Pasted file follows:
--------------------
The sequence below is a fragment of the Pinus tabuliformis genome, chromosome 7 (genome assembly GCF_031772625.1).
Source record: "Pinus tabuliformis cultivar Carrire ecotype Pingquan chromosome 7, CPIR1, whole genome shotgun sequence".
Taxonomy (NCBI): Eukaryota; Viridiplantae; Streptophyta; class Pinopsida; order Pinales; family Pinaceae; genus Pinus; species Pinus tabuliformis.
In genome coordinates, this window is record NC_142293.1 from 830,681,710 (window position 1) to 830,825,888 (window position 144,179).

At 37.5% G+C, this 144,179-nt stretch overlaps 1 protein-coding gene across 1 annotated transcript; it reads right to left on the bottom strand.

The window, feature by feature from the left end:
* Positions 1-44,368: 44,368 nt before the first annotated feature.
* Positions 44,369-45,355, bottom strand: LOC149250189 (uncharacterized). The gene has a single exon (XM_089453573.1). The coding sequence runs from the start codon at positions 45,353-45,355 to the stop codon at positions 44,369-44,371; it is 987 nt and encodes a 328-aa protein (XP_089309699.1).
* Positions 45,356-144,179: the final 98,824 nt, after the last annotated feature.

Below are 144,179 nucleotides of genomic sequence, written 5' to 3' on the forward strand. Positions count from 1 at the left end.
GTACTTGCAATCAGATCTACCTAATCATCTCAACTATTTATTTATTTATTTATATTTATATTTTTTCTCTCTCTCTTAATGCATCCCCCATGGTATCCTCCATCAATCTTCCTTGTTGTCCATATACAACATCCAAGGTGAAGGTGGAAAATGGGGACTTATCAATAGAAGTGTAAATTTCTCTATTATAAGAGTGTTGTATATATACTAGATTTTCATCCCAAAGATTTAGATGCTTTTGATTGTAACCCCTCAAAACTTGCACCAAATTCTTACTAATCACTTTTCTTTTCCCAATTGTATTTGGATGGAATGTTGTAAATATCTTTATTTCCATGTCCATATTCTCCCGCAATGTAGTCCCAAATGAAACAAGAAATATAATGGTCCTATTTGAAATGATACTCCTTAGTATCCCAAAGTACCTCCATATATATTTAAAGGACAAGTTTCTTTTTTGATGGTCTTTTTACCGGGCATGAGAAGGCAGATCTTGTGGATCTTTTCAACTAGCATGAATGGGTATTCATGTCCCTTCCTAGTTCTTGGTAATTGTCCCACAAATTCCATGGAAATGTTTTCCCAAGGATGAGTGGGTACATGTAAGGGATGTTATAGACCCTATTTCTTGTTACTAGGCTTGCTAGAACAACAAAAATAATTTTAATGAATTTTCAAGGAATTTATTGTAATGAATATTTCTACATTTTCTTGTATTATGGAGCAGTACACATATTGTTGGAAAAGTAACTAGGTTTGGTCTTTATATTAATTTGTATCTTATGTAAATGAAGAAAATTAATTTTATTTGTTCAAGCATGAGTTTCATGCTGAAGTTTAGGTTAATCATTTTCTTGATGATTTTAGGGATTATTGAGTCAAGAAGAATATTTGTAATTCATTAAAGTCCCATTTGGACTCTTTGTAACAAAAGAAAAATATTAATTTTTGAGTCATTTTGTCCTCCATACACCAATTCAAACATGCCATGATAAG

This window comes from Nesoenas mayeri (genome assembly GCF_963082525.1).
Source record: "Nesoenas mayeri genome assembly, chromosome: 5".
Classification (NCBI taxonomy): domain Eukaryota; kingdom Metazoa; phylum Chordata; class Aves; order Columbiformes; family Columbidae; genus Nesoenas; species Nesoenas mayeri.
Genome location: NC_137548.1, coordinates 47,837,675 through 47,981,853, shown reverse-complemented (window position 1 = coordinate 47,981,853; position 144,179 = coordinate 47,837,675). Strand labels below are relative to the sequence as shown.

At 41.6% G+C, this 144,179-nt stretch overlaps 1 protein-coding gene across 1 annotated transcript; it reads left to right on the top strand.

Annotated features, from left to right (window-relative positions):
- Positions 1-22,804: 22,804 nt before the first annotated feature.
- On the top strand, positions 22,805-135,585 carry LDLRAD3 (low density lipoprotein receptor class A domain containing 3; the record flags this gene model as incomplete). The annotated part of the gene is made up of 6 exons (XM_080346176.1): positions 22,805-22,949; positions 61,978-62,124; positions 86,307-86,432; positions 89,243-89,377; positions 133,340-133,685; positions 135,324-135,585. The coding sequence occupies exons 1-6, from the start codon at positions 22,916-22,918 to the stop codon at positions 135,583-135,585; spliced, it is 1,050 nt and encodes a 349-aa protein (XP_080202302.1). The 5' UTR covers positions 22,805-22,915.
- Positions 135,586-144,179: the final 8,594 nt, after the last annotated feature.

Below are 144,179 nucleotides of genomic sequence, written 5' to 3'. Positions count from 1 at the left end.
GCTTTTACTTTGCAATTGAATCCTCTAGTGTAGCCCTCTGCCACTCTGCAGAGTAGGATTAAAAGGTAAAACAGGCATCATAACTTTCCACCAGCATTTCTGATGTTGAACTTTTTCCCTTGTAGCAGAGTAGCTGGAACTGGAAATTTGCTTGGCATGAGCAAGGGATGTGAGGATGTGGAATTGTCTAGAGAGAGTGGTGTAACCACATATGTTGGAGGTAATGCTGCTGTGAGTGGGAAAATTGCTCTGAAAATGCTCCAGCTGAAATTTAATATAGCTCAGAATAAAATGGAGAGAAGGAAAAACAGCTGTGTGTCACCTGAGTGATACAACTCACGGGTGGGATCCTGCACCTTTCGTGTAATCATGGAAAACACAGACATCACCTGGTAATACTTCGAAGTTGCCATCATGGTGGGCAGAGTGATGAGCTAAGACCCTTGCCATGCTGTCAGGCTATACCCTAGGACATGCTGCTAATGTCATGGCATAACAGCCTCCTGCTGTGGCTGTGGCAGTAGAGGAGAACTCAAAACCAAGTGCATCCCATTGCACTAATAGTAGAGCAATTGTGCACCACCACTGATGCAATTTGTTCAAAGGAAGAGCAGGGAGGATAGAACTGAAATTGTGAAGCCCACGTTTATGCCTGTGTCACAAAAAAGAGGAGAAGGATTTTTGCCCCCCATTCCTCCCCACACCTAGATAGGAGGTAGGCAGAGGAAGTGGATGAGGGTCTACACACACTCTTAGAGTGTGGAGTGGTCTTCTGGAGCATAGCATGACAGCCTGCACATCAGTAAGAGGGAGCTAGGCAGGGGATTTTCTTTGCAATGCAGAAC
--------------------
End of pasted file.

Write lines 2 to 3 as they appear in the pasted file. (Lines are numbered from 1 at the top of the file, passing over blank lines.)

Source record: "Pinus tabuliformis cultivar Carrire ecotype Pingquan chromosome 7, CPIR1, whole genome shotgun sequence".
Taxonomy (NCBI): Eukaryota; Viridiplantae; Streptophyta; class Pinopsida; order Pinales; family Pinaceae; genus Pinus; species Pinus tabuliformis.